Seattle edges NYC in new study of tech-talent markets, behind only San Francisco and Washington, D.C.

A new report from CBRE Research (free registration required) ranks metropolitan Seattle as the third top tech-talent market, edging New York City to rank No. 3, behind the San Francisco Bay area and Washington, D.C.

GeekWire reports on the research. 

CBRE’s annual Scoring Tech Talent report uses 13 metrics like number of tech employees, population trends, wages, education levels and housing and business costs to rank the top metro areas for tech.


Seattle passed New York for third this year on the back of a growing, well-paid and well-educated class of tech employees and a strong roster of big companies.

The CBRE Research report is data rich. Again, from GeekWire.

In 2015, the Seattle metro area had 131,660 tech employees. That is up more than 50 percent since 2010. Only 22 percent of them are women.

The report shows a big divide in Seattle between a prosperous tech community and everyone else. Tech workers in Seattle make $110,999 on average, and their wages have increased close to 20 percent since 2010. Only tech workers in San Francisco — average of $123,921 per year — make more than their counterparts in Seattle.

…No city boasts a higher percentage of people with bachelor’s degrees or better than Seattle at 59 percent.

As we’ve reported, tech firms here continue to import talent. Many of those bachelor’s degrees are held by young workers who have moved to the state for the jobs. The influx of tech workers has contributed to rising housing costs. And, CBRE finds Seattle to be the fourth most expensive city for tech firms to operate in.

Being a tech-talent leader positions the region well. City A.M. reports on another tech benchmark.

Technology has stolen a march on finance, with the success of companies such as Alphabet and Microsoft helping the innovative sector surpass the traditional world of financial services among the world’s top 100 companies over the past year.

…The US extended its dominance of the ranking with companies located there making up a 62 per cent share, up from 57 per cent the previous year, or a $314bn increase in value. The top 10 is now made up of entirely US companies, the research noted.

“The US has extended its leading position by using their global reach, financial strength and ability to innovate to their advantage,” said PwC’s head of IPO Centre Clifford Tompsett.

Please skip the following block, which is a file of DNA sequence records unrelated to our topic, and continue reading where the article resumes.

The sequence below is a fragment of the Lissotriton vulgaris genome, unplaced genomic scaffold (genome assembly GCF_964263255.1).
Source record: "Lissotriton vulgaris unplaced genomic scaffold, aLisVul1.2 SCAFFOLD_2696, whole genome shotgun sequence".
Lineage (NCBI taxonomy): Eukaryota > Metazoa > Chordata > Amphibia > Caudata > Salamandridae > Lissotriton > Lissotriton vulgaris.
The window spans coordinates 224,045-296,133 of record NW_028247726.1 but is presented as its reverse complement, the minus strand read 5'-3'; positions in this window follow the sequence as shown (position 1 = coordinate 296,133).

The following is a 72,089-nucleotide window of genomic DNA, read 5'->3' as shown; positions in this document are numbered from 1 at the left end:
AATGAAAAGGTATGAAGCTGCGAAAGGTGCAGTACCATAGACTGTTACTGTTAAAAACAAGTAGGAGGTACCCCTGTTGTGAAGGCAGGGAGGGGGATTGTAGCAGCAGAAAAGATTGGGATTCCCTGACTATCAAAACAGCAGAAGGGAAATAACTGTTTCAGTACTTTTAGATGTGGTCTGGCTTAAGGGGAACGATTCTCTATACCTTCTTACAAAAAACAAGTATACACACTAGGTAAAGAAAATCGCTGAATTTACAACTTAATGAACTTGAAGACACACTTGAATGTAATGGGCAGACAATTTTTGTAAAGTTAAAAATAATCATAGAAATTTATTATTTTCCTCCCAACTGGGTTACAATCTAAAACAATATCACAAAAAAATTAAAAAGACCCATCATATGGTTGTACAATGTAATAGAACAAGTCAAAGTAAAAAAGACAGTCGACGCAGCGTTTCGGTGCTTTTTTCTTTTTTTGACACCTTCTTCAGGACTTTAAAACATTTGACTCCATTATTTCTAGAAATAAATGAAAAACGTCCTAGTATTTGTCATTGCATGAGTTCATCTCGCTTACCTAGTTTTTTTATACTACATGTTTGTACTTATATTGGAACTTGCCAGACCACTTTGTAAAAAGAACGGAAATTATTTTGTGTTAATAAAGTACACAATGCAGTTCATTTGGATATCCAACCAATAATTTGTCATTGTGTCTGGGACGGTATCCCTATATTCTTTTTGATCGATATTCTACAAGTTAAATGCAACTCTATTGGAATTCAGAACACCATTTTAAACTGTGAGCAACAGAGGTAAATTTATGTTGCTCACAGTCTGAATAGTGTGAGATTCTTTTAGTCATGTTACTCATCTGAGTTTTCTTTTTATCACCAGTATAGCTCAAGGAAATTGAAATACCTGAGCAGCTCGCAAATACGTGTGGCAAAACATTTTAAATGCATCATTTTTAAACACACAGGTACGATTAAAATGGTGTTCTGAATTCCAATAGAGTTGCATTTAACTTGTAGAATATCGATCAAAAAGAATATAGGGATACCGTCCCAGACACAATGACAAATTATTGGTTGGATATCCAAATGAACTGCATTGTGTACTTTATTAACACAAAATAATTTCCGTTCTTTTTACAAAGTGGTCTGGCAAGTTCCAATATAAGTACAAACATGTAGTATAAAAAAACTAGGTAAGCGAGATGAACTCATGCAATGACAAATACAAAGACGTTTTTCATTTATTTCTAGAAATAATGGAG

The tech concentration in metro Seattle also undoubtedly plays a role in the state’s increasing urbanization.

In 2016, King and Snohomish counties crossed a threshold: The two now account for more than 40 percent of the state’s population, with a total of 2.9 million residents.

Both have grown significantly faster than most of the state since the 2012 elections. King County increased its population by 7.6 percent, ranking No. 1 in the state for rate of growth. Snohomish County grew by 6.9 percent, coming in third, behind sparsely populated Franklin County.

The growing urbanization of America is the subject of an AP series carried by the Seattle Time, Divided America, which reports,

There are few divides in the United States greater than that between rural and urban places…

While plenty of cities still struggle with endemic poverty and joblessness, a report from the Washington-based Economic Innovation Group found that half of new business growth in the past four years has been concentrated in 20 populous counties.

“More and more economic activity is happening in cities as we move to higher-value services playing a bigger role in the economy,” said Ross Devol, chief researcher at the Milken Institute, an independent economic think tank. “As economies advance, economic activity just tends to concentrate in fewer and fewer places.”

We’ve written about the urban-rural split, nationally and in our state, previously. Too many of Washington’ rural counties continue to confront high unemployment. One of our core goals is to promote policies that will expand shared prosperity to all corners of the state. While the urbanization trend is unlikely to reverse itself, there’s no reason that rural communities cannot be economically stable, providing employment and investment opportunities for current and future residents. Our roadmap helps point the way.